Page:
New load balancing software from switch maker Foundry Networks, announced next week and due to arrive in September, will give more intelligence to websites’ request processing, and improve security.
Although enterprises have different load balancing needs to service providers, the software was aimed equally at both, said Foundry.
“Enterprises want intelligence first, while ISPs want scalability and performance first,” said Gopala Tumuluri, Product Marketing Manager for layer 4 to 7 at Foundry Networks. Following the telecoms downturn, Foundry’s business is split almost equally between telecoms providers and businesses, he explained, so enterprises can expect their needs to get high priority.
Load balancing, which directs web requests to the most efficient server, and shares the processing load between firewalls and other network equipment, has become a steady earner, making perhaps ten percent of Foundry’s business (though the company does not quote exact figures).
It emerged as a niche area in the late 1990s, and became a hot topic during the dotcom boom of 2000, with Cisco and Nortel buying specialists Arrowpoint and Alteon, for $5 billion and $7 billion respectively. While there is no longer that kind of heat in the market, Foundry sees it as crucial: “There is a market out there to capture,” said Tumuluri.
TrafficWorks Ironware Version 9, which runs on Foundry’s ServerIron load balancers, will let businesses switch traffic to different e-commerce web servers according to XML tags as well as URLs and cookies, so each transactions can be sorted between servers according to the business process required.
“If an inventory request comes in from the client, it can direct it to the right group of servers,” said Tumuluri. Although specialist vendors such as Sarvega, DataPower, Forum Systems and Base-x Foundry appears to have beaten the other mainstream vendors, such as Cisco and Nortel to the punch.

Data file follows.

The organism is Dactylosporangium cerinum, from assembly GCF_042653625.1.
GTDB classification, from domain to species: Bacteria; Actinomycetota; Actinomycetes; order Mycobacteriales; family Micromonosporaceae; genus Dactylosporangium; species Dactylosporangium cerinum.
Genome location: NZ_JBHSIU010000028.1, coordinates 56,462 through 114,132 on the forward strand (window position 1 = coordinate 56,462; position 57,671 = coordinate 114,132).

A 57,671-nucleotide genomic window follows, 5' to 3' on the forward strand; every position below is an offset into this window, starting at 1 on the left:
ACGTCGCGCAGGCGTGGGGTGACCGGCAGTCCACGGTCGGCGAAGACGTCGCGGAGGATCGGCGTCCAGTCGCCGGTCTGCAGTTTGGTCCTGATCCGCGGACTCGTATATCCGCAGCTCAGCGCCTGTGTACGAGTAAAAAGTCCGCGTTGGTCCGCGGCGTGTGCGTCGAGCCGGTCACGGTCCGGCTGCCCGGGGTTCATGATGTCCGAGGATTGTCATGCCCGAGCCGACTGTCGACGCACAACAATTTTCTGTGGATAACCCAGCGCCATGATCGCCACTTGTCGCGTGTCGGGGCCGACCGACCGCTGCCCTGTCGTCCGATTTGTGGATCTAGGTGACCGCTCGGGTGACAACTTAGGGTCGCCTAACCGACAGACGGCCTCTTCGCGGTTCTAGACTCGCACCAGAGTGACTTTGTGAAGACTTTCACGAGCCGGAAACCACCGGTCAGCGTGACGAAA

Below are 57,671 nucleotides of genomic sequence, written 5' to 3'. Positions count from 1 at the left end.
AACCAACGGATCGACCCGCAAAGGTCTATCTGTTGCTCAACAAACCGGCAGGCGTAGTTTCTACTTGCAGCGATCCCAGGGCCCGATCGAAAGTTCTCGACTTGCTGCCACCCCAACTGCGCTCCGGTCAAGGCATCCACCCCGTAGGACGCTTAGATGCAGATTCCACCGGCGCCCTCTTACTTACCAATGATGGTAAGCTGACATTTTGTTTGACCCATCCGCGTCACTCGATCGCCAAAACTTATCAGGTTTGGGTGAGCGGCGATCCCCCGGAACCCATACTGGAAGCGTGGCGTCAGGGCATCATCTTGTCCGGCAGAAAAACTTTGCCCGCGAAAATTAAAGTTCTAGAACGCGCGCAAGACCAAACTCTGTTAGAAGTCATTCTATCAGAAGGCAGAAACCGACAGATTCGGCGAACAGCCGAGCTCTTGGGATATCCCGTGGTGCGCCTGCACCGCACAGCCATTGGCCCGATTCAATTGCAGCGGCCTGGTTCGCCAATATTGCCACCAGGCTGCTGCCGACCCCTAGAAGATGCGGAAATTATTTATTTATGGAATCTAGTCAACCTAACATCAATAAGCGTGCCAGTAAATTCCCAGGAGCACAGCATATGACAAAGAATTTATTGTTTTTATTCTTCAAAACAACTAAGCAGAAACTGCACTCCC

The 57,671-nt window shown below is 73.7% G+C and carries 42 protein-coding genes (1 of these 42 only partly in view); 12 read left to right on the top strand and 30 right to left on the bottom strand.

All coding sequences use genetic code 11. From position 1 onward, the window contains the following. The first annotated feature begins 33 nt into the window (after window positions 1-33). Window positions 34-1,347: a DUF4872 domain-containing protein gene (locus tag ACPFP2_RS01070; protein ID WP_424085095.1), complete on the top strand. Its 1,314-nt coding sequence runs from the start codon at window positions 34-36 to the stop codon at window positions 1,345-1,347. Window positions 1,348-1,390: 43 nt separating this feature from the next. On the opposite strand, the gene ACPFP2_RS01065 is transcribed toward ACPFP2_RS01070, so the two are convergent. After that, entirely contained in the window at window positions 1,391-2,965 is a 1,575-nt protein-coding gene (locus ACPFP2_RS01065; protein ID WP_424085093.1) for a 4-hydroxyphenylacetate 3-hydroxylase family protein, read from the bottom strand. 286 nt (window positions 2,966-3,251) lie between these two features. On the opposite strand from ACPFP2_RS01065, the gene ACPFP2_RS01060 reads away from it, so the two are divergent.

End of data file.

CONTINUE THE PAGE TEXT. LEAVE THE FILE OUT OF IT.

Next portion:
The new software will also switch traffic by HTTP header, so different traffic can be routed to specific servers according to which language, or even what device (a PDA or a desktop) the customer is using. It also balances loads upstream, a Link Load Balancer divides outgoing requests betwee multiple ISP links, according to performance. “This avoids the complication of the BGP protocol, or the waste of keeping your back-up ISP link idle,” said Tumuluri.
The performance has been doubled, said Tumuluri, using the features such as the ability HTTP 1.1 offers, to open multiple users’ requests to the server in one session. “Servers get to do what they are supposed to do, as opposed to connection management,” said Tumuluri.
The new version should also help avoid denial-of-service attacks by acting as a Syn proxy. In a “Syn flood” denial of service attack, an attacker sends large numbers of SYN packets -- the first part of the three-part TCP/IP handshake. The Foundry switch will not hand those requests on to the server until they are confirmed by an ACK packet, saving server load as well as preventing the attack.
Since many organisations use load balancers in pairs or multiples, Foundry has given the ability to manage of multiple devices, synchronising the HTTP filtering rules, pushing out new configurations and rolling back to previous ones. “Manual configuration takes more time, and introduces errors,” said Tumuluri. Foundry says it is the first vendor certified to work with Check Point’s Next Generation firewall.
The new version is a free upgrade to customers with maintenance contracts, and will ship with all new ServerIron switches from this summer.
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